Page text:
OTTAWA — Canadian media's attempt to establish a right to protect confidential sources was quashed by the nation's highest court on Friday.
In an 8-1 ruling, the Supreme Court ordered the National Post daily to hand over to police documents obtained from a source in 2001 alleging a former prime minister's involvement in a loan scandal.
The court recognized the public's interest "in being informed about matters of public importance that may only see the light of day through the cooperation of sources who will not speak except on condition of confidentiality."
Canada's judiciary was urged to respect promises of confidentiality given to a secret source by a journalist or an editor "in appropriate circumstances."
But the public's interest "is not absolute," the court ruled. "It must be balanced against other important public interests, including the investigation of crime.
"The bottom line is that no journalist can give a source a total assurance of confidentiality. All such arrangements necessarily carry an element of risk that the source's identity will eventually be revealed," it said.
The leaked documents appeared to expose then-prime minister Jean Chretien's role in loans made to a country inn and golf course in his hometown of Shawinigan, Quebec.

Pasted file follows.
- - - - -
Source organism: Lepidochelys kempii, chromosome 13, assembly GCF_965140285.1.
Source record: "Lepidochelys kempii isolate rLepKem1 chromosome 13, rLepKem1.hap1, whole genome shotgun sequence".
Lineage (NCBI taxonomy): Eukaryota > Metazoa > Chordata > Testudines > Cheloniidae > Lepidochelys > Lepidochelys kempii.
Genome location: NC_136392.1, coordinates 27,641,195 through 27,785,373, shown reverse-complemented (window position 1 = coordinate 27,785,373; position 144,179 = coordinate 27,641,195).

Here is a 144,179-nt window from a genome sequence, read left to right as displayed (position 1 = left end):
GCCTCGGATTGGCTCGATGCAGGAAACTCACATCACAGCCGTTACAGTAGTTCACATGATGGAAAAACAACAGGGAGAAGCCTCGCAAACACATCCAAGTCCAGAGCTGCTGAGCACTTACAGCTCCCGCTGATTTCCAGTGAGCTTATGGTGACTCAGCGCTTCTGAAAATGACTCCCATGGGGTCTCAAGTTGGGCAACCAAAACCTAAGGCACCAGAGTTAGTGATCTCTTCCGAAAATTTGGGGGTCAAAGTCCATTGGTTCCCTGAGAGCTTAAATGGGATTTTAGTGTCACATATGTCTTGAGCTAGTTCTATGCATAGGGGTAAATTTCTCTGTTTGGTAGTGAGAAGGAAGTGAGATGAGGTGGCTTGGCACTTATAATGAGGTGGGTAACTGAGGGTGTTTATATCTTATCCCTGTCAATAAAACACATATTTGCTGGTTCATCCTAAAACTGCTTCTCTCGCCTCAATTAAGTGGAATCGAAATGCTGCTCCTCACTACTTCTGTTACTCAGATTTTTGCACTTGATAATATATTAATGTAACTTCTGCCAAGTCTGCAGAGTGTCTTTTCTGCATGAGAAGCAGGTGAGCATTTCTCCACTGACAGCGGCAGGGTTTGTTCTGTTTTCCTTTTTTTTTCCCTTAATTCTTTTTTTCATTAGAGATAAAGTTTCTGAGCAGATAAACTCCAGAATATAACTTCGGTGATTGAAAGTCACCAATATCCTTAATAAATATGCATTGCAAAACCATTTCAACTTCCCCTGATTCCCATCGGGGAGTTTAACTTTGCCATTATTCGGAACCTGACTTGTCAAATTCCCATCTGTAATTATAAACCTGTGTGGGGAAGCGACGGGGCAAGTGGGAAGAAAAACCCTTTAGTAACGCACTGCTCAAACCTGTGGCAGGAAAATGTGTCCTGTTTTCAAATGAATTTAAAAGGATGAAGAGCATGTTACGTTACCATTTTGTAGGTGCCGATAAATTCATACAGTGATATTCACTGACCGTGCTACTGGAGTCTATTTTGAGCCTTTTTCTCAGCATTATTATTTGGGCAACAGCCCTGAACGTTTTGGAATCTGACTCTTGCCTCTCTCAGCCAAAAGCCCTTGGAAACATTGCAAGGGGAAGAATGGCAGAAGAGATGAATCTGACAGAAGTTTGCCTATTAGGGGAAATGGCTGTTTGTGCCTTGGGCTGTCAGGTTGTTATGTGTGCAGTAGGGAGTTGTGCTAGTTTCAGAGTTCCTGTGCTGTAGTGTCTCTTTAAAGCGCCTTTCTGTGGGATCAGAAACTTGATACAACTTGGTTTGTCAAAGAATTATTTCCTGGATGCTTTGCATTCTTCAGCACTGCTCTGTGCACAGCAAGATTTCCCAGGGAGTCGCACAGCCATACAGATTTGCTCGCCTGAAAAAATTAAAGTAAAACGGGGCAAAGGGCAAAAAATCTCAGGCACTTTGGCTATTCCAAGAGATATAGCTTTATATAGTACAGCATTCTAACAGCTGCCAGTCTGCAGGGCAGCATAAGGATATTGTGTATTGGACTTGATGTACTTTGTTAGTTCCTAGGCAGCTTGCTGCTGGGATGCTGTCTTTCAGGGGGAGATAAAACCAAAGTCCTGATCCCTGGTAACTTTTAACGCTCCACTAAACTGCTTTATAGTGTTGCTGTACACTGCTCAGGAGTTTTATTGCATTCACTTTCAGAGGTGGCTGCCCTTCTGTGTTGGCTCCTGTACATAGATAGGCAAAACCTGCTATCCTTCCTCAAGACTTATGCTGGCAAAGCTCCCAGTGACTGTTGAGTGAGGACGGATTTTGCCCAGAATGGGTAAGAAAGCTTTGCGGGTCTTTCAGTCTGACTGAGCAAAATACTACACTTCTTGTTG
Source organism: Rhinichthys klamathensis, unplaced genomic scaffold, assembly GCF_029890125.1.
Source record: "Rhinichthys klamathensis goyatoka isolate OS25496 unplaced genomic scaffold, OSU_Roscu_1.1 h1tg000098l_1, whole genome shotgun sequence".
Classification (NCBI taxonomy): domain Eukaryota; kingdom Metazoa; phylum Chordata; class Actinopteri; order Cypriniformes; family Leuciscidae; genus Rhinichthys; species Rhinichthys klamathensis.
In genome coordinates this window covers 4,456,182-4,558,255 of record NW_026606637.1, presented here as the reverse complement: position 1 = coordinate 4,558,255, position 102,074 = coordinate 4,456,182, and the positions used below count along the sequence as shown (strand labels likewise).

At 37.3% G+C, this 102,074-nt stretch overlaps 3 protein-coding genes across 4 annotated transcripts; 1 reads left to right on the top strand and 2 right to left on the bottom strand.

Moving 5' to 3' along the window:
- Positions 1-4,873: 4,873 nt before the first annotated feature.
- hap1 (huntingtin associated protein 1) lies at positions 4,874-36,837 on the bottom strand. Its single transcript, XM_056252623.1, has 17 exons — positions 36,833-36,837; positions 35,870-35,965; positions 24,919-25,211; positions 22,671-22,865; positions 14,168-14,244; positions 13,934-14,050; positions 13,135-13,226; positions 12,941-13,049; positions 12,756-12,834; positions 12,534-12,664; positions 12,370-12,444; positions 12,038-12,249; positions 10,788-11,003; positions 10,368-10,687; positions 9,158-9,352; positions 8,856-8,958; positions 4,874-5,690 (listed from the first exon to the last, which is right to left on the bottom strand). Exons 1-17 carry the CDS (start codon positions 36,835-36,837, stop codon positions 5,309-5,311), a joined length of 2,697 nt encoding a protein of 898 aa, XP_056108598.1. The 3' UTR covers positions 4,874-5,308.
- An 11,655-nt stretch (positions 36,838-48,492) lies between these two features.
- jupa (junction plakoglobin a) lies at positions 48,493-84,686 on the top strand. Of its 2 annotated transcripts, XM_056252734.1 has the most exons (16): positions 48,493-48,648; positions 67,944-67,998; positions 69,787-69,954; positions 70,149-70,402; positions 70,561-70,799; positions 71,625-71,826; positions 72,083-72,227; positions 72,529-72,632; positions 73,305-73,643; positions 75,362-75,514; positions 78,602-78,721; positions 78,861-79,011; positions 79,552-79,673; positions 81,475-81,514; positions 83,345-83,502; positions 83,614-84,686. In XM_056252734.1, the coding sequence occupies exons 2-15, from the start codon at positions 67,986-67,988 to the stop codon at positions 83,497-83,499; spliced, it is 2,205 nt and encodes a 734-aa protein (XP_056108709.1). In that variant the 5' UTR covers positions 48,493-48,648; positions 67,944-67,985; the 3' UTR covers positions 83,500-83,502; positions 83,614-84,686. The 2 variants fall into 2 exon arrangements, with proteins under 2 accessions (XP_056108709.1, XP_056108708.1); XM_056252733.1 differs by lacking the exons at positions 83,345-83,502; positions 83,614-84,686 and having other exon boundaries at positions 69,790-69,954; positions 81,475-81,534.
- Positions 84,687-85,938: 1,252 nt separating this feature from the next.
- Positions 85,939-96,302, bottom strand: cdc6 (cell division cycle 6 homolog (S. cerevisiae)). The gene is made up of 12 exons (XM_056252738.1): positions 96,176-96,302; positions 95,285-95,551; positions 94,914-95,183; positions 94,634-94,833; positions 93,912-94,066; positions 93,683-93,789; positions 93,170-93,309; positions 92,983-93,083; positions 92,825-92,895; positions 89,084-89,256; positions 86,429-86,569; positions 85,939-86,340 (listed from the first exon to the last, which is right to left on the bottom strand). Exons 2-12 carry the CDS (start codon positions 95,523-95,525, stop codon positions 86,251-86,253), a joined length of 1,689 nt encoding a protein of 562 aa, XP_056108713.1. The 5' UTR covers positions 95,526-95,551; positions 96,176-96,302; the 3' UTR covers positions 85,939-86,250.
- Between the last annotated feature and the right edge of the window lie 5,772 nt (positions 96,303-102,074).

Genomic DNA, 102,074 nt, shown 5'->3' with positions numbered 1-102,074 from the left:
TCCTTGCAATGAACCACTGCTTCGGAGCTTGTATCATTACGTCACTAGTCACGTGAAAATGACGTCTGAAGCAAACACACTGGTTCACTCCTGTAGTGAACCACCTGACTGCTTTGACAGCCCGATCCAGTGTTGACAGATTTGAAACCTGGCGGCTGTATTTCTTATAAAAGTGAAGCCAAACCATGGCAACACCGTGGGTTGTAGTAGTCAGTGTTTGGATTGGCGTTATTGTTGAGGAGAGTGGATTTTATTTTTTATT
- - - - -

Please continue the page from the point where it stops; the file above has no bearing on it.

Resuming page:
The documents, provided in exchange for a broad and unconditional promise of confidentiality, allegedly showed that the owner of the golf club owed money to Chretien and planned to repay it with a loan from a federally funded bank.
But the bank complained to federal police about what it called an attempt to commit forgery and dupe the Post into publishing a story implicating a former prime minister of serious financial conflicts of interest.
The Royal Canadian Mounted Police asked for the documents and the envelope containing them as evidence of the alleged forgery in order to determine the sender's identity.
In its ruling, the Supreme Court also said that a constitutional protection of freedom of expression is not limited to "traditional media" but is enjoyed by "everyone."
The rights extend to blogging, tweeting, "standing on a street corner and shouting the 'news' at passing pedestrians," as well as publishing in a national newspaper, the court said.
But granting immunity to sources deemed worthy to quote on condition of anonymity by "such a heterogeneous and ill-defined group of writers and speakers... would blow a giant hole in law enforcement and other constitutionally recognized values such as privacy," it added.